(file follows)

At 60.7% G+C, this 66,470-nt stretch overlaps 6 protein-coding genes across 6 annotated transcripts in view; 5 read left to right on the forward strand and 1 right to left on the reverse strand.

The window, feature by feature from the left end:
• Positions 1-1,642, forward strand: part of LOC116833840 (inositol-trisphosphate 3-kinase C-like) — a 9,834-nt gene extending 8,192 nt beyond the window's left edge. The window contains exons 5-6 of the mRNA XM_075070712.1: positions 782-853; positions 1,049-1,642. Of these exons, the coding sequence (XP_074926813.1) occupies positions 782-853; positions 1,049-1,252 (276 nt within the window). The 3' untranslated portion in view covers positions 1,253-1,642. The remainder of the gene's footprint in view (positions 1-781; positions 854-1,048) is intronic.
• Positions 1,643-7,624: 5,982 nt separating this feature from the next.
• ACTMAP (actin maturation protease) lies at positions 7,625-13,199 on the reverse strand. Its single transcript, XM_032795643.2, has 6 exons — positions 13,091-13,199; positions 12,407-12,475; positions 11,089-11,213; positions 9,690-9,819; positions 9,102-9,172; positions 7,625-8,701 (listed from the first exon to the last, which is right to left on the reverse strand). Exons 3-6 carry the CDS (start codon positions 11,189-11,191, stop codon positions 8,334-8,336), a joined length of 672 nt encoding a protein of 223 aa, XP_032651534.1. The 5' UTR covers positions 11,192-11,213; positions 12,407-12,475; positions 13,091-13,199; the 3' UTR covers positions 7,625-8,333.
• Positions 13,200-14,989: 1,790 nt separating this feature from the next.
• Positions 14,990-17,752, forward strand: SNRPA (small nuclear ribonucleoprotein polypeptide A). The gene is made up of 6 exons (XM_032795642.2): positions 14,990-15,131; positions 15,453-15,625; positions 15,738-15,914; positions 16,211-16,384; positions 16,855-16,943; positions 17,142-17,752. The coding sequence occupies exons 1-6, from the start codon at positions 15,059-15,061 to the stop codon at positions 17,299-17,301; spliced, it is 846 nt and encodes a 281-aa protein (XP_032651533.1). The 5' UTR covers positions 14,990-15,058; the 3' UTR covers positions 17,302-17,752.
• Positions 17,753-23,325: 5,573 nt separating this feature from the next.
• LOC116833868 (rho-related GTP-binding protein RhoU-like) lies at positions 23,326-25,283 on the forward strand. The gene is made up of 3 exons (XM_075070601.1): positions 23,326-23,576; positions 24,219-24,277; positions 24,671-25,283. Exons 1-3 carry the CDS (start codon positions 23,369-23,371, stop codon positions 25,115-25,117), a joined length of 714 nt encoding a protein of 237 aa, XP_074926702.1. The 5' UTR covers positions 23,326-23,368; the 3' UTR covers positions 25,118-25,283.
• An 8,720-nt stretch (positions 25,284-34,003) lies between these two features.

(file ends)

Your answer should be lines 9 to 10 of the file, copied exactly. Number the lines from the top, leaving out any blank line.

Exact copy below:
• LOC116833868 (rho-related GTP-binding protein RhoU-like) lies at positions 23,326-25,283 on the forward strand. The gene is made up of 3 exons (XM_075070601.1): positions 23,326-23,576; positions 24,219-24,277; positions 24,671-25,283. Exons 1-3 carry the CDS (start codon positions 23,369-23,371, stop codon positions 25,115-25,117), a joined length of 714 nt encoding a protein of 237 aa, XP_074926702.1. The 5' UTR covers positions 23,326-23,368; the 3' UTR covers positions 25,118-25,283.
• An 8,720-nt stretch (positions 25,284-34,003) lies between these two features.